March 20, 2020
NEW YORK IMPROVISATIONS
Photography by Bill Lacey
Interview by Melanie Meggs
Bill Lacey is a New York based street photographer who documents the daily life on the streets of the city that never sleeps, embracing its people and the towering architecture. He generally finds himself approaching street photography as an jazz improvisation, creating his own candid compositions filled with heart and soul from spending a lifetime walking the streets of New York.
"Jazz stands for freedom. It's supposed to be the voice of freedom: Get out there and improvise, and take chances, and don't be a perfectionist - leave that to the classical musicians.''
IN CONVERSATION WITH BILL LACEY
TPL: Bill, when did you start getting interested in photography?
BL: I was influenced at an early age by a relative who shot Kodachrome slides of my family. He also introduced me to jazz via Miles Davis records.
TPL: Where do you find your inspiration?
BL: For photography I find a lot of inspiration on Instagram. Next would be YouTube. Third would be the general internet. I was never a big collector of books of photographers – just of photographic techniques. But I’m starting to acquire more books about photographers, such as Vivian Maier and most recently a wonderful book about Stanley Kubrick “Through A Different Lens”.
TPL: Do you have any favourite artists or photographers you would like to share with us, and the reason for their significance?
BL: I’m self-taught at photography and was never formally exposed (no pun intended) to the many incredible photographers that have defined the medium. Of course, I was aware of Cartier-Bresson, Walker Evans, Berenice Abbott, Ansel Adams and documentary photographers like Robert Capa and Dorothea Lange. But more recently I’ve been enjoying the work of Vivian Maier, Garry Winogrand, Jim Marshall and Joel Meyerowitz. And there are so many amazing photographers right now on Instagram who are all influencing my style.
TPL: Has your style of photographing changed since you first started?
BL: Only in the last few years do I feel that I have finally found my style, both in terms of subject matter and technique. It’s been a life-long journey to get here.
TPL: Where is your favourite place to photograph?
BL: New York City, without question. By virtue of proximity. London second. I really haven’t been out of the US that often and there are so many places I’d love to shoot in. But cities are my comfort zone.
TPL: Do you think equipment is important in achieving your vision in your photography? What would you say to someone just starting out?
BL: Yes, absolutely. But not any particular camera, per se. Digital cameras in general made it so much easier for me to work with and experiment (I could never develop my own film). Mirrorless cameras specifically with their ability to let you see exactly what the sensor was seeing. And finally, improvements in high ISO sensor technology, which has permitted my style of shooting from the hip while moving quickly and often in low light.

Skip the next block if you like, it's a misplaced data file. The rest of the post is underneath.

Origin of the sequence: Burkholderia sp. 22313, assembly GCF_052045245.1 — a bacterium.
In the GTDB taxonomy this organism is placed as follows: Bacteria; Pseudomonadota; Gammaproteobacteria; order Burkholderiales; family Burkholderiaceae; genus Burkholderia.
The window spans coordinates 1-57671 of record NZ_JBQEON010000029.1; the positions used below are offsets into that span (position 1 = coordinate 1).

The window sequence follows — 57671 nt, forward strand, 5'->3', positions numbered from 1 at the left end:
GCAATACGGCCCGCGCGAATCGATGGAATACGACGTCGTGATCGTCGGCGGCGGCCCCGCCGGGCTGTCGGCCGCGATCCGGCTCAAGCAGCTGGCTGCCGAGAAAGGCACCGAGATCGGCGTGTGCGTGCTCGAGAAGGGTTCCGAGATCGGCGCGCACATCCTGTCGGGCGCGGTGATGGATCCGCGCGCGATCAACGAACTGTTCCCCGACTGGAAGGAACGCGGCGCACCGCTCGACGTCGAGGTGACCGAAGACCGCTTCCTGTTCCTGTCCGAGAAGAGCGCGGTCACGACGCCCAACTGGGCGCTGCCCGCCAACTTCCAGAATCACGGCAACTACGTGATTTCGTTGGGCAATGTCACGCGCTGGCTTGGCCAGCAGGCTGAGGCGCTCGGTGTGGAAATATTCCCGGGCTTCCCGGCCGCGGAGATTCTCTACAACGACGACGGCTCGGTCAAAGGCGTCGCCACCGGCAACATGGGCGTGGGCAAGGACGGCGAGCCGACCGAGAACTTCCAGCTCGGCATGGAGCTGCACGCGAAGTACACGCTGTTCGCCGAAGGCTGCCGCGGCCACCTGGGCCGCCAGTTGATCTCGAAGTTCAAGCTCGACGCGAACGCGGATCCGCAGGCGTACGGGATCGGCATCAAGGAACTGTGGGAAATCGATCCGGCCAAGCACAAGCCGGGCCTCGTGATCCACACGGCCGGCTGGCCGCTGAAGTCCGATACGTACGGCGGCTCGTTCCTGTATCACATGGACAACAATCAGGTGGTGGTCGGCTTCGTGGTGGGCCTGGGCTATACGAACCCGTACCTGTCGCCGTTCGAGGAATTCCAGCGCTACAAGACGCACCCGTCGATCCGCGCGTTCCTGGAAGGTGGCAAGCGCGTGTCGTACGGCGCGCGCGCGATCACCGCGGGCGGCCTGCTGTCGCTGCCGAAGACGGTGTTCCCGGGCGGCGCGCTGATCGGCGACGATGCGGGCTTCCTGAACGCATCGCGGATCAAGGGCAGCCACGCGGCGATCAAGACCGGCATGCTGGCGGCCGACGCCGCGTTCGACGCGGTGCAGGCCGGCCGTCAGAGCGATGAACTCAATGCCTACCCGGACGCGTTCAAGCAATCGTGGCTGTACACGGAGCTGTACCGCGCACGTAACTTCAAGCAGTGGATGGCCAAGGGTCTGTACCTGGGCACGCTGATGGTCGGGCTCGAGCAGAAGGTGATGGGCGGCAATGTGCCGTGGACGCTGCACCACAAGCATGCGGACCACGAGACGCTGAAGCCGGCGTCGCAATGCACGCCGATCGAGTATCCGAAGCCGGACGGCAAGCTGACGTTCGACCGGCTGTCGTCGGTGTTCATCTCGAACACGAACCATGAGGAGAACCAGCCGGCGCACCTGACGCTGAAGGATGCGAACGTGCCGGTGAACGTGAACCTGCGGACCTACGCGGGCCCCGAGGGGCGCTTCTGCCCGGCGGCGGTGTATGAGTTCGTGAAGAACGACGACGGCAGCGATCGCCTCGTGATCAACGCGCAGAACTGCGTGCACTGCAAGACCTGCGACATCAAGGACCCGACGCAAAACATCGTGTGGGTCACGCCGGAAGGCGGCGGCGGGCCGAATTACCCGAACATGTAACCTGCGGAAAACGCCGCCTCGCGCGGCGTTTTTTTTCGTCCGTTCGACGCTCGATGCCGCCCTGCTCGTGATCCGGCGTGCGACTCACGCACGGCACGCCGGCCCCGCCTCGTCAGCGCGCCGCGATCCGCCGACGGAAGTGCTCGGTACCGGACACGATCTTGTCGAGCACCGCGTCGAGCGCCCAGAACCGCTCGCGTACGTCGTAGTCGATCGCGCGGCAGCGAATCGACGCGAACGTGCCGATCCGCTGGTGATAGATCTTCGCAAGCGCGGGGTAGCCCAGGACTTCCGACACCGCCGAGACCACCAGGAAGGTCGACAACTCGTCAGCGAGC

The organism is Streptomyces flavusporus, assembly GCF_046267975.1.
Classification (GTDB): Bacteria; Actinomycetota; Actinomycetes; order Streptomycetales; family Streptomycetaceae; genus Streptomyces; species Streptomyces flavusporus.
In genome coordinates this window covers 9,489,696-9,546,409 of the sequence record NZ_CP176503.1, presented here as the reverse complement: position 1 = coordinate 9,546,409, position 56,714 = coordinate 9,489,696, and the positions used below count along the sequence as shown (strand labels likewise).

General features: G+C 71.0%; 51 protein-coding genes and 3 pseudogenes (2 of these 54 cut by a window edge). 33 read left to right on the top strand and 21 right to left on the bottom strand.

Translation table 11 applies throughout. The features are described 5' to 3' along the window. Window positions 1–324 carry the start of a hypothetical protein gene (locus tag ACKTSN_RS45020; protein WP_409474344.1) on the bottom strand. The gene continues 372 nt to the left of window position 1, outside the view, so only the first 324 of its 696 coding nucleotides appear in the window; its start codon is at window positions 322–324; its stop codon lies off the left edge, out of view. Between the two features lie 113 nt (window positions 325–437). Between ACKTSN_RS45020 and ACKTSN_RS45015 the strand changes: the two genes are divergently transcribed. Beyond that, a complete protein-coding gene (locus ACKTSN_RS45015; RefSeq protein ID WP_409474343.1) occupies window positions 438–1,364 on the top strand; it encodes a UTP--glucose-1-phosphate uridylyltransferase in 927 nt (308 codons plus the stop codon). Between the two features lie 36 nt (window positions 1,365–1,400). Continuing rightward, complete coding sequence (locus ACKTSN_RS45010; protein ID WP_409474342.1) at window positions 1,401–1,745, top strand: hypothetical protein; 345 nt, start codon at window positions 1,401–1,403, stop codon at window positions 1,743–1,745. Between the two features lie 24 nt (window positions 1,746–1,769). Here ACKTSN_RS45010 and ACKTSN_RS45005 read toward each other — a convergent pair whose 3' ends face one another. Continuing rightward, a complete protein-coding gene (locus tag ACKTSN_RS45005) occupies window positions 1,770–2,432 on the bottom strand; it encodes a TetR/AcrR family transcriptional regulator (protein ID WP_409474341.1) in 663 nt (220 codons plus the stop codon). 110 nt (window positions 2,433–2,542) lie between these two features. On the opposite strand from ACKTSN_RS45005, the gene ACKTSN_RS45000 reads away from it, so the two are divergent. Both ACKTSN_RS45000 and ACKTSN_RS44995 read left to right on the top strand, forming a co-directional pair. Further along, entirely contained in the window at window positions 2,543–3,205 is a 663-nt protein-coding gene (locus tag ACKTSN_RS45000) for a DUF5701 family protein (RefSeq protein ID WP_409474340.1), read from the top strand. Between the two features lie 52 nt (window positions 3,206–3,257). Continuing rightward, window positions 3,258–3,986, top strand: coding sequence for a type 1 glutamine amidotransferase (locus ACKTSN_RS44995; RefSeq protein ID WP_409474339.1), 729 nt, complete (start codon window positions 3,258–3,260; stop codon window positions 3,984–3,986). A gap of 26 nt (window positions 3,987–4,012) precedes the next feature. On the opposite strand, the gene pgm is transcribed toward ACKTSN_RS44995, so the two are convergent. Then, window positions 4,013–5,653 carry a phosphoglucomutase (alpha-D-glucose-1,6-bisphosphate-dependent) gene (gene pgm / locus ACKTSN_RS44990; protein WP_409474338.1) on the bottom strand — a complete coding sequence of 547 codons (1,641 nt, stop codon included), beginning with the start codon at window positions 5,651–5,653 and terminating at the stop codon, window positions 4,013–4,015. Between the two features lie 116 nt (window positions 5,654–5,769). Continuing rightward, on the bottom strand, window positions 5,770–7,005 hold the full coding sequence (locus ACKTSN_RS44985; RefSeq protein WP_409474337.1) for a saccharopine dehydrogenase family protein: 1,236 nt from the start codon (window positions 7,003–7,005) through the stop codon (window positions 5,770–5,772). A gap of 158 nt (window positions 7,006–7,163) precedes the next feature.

To someone just starting out, I would advise them to just get out and shoot as often as possible and NOT get caught up in the buzz about the latest whiz bang camera. The difference between someone who is a photographer and someone who wants to be a photographer is the former gets out and shoots and the latter has an excuse for not doing so.
TPL: What characteristics do you think you need to become a good photographer? What’s your tips or advice for someone in your genre?
BL: Perseverance and determination are just as important as talent and gear. It’s very easy to be disappointed as an artist and question your legitimacy. Just remember that you’ll likely have more bad days than good. But when you have a good day, they are something special to hold on to. You just need to keep at it, relentlessly. For street photography, it’s so easy to become self-conscious and afraid that someone is going to catch you taking their picture in a public place, as if it is a moral and ethical crime (although in some places it seems now that it really is a crime if you lack permission). In those moments, turn your camera towards an object or the wonderful architecture we are surrounded by. Try different locations, different times of day, a different lens, shoot from below, shoot from above…
TPL: Have you ever been involved in the artistic world before photography?
BL: I have spent a lifetime working professionally with sound and music in the music, film and television industries. Creating something has always been a part of my life. I studied jazz improvisation at an early age, and to me street photography and jazz are very connected stylistically and philosophically.
TPL: Are there any special projects you are currently working on that you would like to let everyone know about?
BL: I’m finally set up to sell prints online. And I’m planning to release a book of street photography before the end of the year. Fingers crossed.